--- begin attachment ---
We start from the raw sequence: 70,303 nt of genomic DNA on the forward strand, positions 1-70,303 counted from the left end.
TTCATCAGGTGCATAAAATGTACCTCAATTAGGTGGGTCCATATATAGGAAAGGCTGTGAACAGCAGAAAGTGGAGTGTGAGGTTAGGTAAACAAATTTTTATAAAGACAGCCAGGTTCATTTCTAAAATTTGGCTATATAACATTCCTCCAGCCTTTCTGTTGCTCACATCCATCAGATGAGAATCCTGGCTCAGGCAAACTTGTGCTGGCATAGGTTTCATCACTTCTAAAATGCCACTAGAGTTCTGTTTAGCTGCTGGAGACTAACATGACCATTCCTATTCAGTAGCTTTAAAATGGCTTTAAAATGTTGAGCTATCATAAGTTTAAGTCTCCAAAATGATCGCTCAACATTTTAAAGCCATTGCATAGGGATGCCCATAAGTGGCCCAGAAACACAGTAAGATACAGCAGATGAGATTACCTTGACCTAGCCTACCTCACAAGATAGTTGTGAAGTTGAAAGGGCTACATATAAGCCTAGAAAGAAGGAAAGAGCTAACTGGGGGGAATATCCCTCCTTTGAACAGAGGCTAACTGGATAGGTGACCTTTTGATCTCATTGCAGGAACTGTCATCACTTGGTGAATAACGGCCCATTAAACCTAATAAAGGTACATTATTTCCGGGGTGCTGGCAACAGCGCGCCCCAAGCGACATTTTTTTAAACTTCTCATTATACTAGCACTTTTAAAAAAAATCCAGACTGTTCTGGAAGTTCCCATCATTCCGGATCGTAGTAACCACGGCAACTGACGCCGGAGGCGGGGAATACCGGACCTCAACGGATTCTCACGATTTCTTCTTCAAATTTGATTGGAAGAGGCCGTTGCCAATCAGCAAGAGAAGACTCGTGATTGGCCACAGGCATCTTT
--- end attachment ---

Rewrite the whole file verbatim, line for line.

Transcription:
We start from the raw sequence: 70,303 nt of genomic DNA on the forward strand, positions 1-70,303 counted from the left end.
TTCATCAGGTGCATAAAATGTACCTCAATTAGGTGGGTCCATATATAGGAAAGGCTGTGAACAGCAGAAAGTGGAGTGTGAGGTTAGGTAAACAAATTTTTATAAAGACAGCCAGGTTCATTTCTAAAATTTGGCTATATAACATTCCTCCAGCCTTTCTGTTGCTCACATCCATCAGATGAGAATCCTGGCTCAGGCAAACTTGTGCTGGCATAGGTTTCATCACTTCTAAAATGCCACTAGAGTTCTGTTTAGCTGCTGGAGACTAACATGACCATTCCTATTCAGTAGCTTTAAAATGGCTTTAAAATGTTGAGCTATCATAAGTTTAAGTCTCCAAAATGATCGCTCAACATTTTAAAGCCATTGCATAGGGATGCCCATAAGTGGCCCAGAAACACAGTAAGATACAGCAGATGAGATTACCTTGACCTAGCCTACCTCACAAGATAGTTGTGAAGTTGAAAGGGCTACATATAAGCCTAGAAAGAAGGAAAGAGCTAACTGGGGGGAATATCCCTCCTTTGAACAGAGGCTAACTGGATAGGTGACCTTTTGATCTCATTGCAGGAACTGTCATCACTTGGTGAATAACGGCCCATTAAACCTAATAAAGGTACATTATTTCCGGGGTGCTGGCAACAGCGCGCCCCAAGCGACATTTTTTTAAACTTCTCATTATACTAGCACTTTTAAAAAAAATCCAGACTGTTCTGGAAGTTCCCATCATTCCGGATCGTAGTAACCACGGCAACTGACGCCGGAGGCGGGGAATACCGGACCTCAACGGATTCTCACGATTTCTTCTTCAAATTTGATTGGAAGAGGCCGTTGCCAATCAGCAAGAGAAGACTCGTGATTGGCCACAGGCATCTTT